Editorials: “Debate Defined” and “Debate Denied”

Daily News (Halifax), March 7, 2007

Debate Defined

CJCH Halifax stepped in where Saint Mary’s University feared to tread.

Yesterday, radio talk-show host and Daily News columnist Rick Howe hosted a debate on diversity between “race realist” Jared Taylor and SMU philosophy professor Peter March. Originally, the debate was to have taken place on Saint Mary’s campus last night. But on Monday, SMU officials cancelled, citing security concerns.

Those concerns were fuelled by Taylor’s belief that separation is better than integration—and the violence that greeted his attempt to speak at the Lord Nelson Hotel in January.

Protesters physically ejected him from the meeting room.

And March is no stranger to angry crowds, having attracted several when he posted caricatures of the Prophet Muhammad on his office door last year.

Regardless of the merits—or lack of same—of Taylor’s views on racial issues, the silencing of Taylor in January and SMU’s cold feet on Monday were setbacks for freedom of speech. CJCH’s decision to broadcast the Taylor-March debate on a talk show, which allowed listeners to participate, regained some lost ground.

Only two protesters showed up outside the radio station yesterday. The debate lasted 90 minutes. Taylor finally got his opportunity to convey his message that racial diversity is, in his words, a “failure” and a “fantasy.”

He cites crime statistics and inter-racial violence to support his views, and adheres to the view that “birds of a feather flock together.” But he seems to forget that sometimes, “opposites attract.”

Taylor also forgets that it was the violence, oppression and injustice of separatist systems such as segregation and apartheid that led to their overthrow, and to the advent of pluralism and diversity. Those systems were fantasies that ultimately failed.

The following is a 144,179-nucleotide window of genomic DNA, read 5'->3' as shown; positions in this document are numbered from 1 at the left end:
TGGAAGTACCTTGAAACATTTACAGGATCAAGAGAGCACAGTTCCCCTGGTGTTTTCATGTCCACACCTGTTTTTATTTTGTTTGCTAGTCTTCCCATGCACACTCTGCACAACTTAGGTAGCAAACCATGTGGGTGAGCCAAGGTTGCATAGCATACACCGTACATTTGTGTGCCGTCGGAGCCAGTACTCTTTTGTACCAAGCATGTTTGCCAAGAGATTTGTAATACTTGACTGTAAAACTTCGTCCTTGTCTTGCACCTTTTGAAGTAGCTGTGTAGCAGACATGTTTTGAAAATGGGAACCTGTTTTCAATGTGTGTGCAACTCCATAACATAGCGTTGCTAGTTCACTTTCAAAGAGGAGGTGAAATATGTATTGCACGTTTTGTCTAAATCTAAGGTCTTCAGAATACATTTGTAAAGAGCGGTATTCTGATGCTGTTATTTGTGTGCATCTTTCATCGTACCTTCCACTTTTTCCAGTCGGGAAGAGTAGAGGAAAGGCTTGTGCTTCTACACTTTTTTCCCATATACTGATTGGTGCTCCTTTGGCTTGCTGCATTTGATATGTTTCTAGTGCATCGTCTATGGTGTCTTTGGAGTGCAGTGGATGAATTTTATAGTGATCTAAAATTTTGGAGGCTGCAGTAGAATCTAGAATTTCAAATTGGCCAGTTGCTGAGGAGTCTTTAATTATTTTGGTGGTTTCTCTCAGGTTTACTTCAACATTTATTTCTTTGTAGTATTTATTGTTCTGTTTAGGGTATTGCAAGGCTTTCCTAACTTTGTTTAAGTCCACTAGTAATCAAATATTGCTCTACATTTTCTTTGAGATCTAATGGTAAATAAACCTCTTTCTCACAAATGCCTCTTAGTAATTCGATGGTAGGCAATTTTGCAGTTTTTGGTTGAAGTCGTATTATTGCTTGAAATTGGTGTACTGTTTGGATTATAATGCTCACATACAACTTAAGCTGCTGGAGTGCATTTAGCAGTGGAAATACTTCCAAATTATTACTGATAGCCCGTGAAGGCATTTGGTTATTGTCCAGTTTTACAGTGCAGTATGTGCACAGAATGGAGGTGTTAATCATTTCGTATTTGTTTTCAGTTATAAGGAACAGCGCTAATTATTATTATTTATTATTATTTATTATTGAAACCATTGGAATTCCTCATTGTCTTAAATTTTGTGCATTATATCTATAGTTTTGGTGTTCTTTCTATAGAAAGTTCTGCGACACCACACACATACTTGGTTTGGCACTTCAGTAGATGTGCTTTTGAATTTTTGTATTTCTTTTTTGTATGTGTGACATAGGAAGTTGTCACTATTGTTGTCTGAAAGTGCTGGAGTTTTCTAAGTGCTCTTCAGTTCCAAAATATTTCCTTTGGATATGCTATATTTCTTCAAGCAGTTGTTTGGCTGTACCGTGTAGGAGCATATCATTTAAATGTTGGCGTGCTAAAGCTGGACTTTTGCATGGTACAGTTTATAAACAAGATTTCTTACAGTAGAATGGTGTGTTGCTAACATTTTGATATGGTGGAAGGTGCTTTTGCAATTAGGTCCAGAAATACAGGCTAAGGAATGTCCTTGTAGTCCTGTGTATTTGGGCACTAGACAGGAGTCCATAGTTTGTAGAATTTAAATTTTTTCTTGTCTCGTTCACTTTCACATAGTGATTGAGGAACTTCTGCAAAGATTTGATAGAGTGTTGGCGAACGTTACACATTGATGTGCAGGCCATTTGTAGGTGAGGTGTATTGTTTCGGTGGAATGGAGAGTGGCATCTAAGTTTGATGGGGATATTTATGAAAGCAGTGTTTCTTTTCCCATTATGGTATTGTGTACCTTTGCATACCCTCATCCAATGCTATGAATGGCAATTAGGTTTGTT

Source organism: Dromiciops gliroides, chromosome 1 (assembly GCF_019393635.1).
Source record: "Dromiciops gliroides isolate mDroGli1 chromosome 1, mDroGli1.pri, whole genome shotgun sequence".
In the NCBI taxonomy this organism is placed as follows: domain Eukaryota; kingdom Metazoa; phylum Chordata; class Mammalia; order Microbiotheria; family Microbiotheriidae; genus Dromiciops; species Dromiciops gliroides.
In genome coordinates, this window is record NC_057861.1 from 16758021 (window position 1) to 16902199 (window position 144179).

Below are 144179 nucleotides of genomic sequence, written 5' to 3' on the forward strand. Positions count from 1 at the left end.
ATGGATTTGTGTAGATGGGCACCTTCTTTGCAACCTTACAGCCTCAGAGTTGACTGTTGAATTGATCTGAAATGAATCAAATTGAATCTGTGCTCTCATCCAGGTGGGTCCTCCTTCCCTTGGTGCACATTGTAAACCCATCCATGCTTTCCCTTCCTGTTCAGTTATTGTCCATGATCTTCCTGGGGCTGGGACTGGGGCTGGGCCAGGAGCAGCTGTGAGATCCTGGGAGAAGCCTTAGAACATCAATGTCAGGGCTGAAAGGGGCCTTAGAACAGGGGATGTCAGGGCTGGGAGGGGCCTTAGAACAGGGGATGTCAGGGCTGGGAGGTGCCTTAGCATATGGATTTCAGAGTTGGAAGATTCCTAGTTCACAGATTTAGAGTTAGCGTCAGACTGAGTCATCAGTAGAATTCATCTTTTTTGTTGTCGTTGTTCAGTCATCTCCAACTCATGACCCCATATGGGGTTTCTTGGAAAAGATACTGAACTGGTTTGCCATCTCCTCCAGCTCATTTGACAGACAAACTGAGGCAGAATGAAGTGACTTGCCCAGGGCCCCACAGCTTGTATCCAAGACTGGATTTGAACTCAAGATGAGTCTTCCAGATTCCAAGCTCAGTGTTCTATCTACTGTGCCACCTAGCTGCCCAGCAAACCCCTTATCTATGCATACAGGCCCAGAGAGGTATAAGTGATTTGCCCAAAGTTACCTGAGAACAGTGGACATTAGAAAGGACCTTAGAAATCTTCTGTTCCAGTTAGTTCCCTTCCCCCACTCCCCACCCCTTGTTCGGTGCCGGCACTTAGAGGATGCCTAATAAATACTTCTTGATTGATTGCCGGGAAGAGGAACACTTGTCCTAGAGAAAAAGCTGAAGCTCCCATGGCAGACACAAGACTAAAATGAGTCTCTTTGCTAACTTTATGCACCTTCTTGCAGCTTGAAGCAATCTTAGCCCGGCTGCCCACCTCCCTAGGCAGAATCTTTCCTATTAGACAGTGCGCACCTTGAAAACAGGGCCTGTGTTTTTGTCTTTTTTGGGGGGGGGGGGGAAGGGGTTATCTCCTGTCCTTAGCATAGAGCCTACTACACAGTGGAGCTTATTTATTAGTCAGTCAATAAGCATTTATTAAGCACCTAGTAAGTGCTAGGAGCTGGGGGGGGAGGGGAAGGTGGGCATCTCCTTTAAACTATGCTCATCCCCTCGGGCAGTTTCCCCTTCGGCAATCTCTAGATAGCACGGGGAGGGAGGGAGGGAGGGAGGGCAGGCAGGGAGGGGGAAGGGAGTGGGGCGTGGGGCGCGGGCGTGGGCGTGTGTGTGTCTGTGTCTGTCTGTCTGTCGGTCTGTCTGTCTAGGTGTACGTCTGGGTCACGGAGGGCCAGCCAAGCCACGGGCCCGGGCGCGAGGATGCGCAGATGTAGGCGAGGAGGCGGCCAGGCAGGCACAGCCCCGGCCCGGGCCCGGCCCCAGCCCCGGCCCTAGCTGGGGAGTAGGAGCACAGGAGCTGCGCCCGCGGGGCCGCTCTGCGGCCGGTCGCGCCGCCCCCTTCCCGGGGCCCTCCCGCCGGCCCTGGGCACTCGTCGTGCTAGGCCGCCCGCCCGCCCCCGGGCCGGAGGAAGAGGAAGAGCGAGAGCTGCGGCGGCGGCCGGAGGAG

The success of diversity depends on the will to make it work. And if diversity is to work the way it should, room has to be made for the voicing of divergent views—even those of the Jared Taylors of the world.

 

Debate Denied

If Jared Taylor had been allowed to speak when he came to Halifax in January, he would be yesterday’s news. Now that he has again been prevented from airing his views on race, he is about to become a free-speech martyr. And that’s the last thing his opponents should want.

Taylor, who edits American Renaissance magazine and advocates racial separation, was scheduled in January to debate David Divine, chairman of Dalhousie University’s black studies department, on whether diversity is good for Canada. Divine cancelled the debate, saying the subject matter might be “misinterpreted.”

When Taylor came to Halifax to air his views in the absence of a debating opponent, anti-racism activists—many of whom were masked—shouted him down and physically ejected him from the meeting room he had booked at the Lord Nelson Hotel.

The protest was an assault against a viewpoint many hold abhorrent. Unfortunately, it was also an assault against freedom of speech. Reasoned discourse, not forced silence, should be the weapon of choice in a democratic society.

Taylor’s saga didn’t end there.

In the wake of the hotel fracas, Saint Mary’s University philosophy professor Peter March arranged to engage Taylor in a public debate on racial diversity. March is no stranger to the spotlight, having caused a storm of controversy last year, when he posted contentious caricatures of the prophet Mohammed on his office door.

Both men push the limits of free speech. Their debate, scheduled for tonight at SMU, promised to be either an intriguing exchange of unorthodox views—or a train wreck.

But it won’t happen.

Security was supposed to be tight, with the presence of at least six police officers. But a threat of violence seen on a blog prompted SMU to cancel. March is searching for another venue before Taylor leaves town tomorrow.

Regardless of whether he ever speaks here, Taylor is now much better-known in HRM than he needs to be.

And that’s a shame, because it didn’t have to be that way.

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